Friday, October 1, 2010

Short Film: Live Life (Israel, 2007)

One of my favorite songs is an easy listening classic entitled Enjoy Yourself, which was written by Carl Sigman and Herb Magidson and first made popular by the great Guy Lombardo. Back in the days when I was till spinning discs (under the moniker DJ Otto Normalverbraucher, a “name” that would roughly translate into “John Doe" or “Joe Blow” and that has since appropriated by an electro DJ) — I played songs, not a music — I’d sometimes end my set with it. The lyrics are great (if slightly sexist) and relevant, though perhaps not to die-hard scenesters still hanging around a club at 4 in the morning. It is not the song playing in the background of this pleasant little film entitled Live Life, but the ditty sung here very much echoes the same sentiments — as does film.

Live Life is the second short film to be featured here on A Wasted Life after Smile that comes from Israel, and like the earlier film, it too is a product of a former student of the Bezalel Academy of Art & Design in Jerusalem: Jonathan Pasternak. There is relatively little information about him on the web, but according to a pdf of the exground filmfest of Weisbaden, he was born in 1982 in Kfar Sabba, Israel, graduated from Bezalel in 2007, and puts his bacon on the table (NOT!) as a graphic designer, animator and director. The spoken-word song that underscores Live Life, entitled You’ll Have Time, was written by Ben Folds and is “sung” by William Shatner; it comes from Capt. Kirk’s second album Has Been from 2004.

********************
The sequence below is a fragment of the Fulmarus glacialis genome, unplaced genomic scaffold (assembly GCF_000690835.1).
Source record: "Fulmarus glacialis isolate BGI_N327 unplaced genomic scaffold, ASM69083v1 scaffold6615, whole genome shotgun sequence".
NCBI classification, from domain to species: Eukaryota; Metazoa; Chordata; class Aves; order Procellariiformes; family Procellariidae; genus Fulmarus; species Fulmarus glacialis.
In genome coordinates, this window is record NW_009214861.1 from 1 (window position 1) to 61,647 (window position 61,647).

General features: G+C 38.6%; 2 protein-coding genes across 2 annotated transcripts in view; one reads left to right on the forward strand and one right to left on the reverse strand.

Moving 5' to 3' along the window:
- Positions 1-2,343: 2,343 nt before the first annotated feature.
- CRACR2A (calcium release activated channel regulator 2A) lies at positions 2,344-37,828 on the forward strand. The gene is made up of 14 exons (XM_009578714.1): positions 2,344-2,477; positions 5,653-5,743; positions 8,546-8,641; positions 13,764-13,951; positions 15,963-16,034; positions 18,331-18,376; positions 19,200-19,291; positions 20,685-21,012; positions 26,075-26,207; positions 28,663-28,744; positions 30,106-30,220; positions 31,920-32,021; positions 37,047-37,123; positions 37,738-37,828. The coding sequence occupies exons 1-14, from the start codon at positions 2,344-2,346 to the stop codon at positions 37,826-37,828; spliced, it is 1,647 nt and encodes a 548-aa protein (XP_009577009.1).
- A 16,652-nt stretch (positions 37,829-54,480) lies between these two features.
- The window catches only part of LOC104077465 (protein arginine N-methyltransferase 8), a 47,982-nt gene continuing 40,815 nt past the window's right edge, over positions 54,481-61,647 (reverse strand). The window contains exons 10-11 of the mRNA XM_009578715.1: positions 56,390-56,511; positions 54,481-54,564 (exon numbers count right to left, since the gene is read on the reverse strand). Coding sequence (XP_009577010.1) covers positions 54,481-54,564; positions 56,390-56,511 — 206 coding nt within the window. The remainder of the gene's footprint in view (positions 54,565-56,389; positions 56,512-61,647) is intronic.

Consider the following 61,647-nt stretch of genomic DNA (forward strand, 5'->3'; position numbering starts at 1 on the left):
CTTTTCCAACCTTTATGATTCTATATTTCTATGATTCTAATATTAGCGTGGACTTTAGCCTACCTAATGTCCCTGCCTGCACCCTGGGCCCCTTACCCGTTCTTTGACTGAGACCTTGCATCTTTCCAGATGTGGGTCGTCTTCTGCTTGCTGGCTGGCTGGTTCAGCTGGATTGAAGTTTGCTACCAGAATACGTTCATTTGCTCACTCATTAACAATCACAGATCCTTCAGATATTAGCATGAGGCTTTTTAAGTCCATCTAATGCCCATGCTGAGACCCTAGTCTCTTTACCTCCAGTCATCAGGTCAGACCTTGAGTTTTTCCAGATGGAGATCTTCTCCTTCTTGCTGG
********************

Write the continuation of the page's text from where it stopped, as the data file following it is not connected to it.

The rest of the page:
Live Life is about a monk coming to terms with death as people drop around him during the Black Death, and is loosely inspired by an allegedly "true" story: that of a half-blind monk supposedly put in charge of exhuming and stacking the bones at the world famous and wonderfully bizarre Sedlec Ossuary at the beginning of the 16th century. (Much of the truly bizarre creations found there, however, including the coat-of-arms, the chandelier and skull garlands were actually created in 1870 by the woodcarver František Rint.) The roughly 6-minute short serves to remind us that life may be short, so we should take advantage of it; and if death does indeed surround you, fear it not but be inspired.

By the way, the Ossuary, filled and decorated with over 40,000 human bones, is an easy and worthwhile day trip from Prague by train, if you happen to be going there anytime soon. As an added visual attraction, and to give you an idea about what you would find there, here is the 1970 film Ossuary by the great Czech surrealist Jan Švankmajer.

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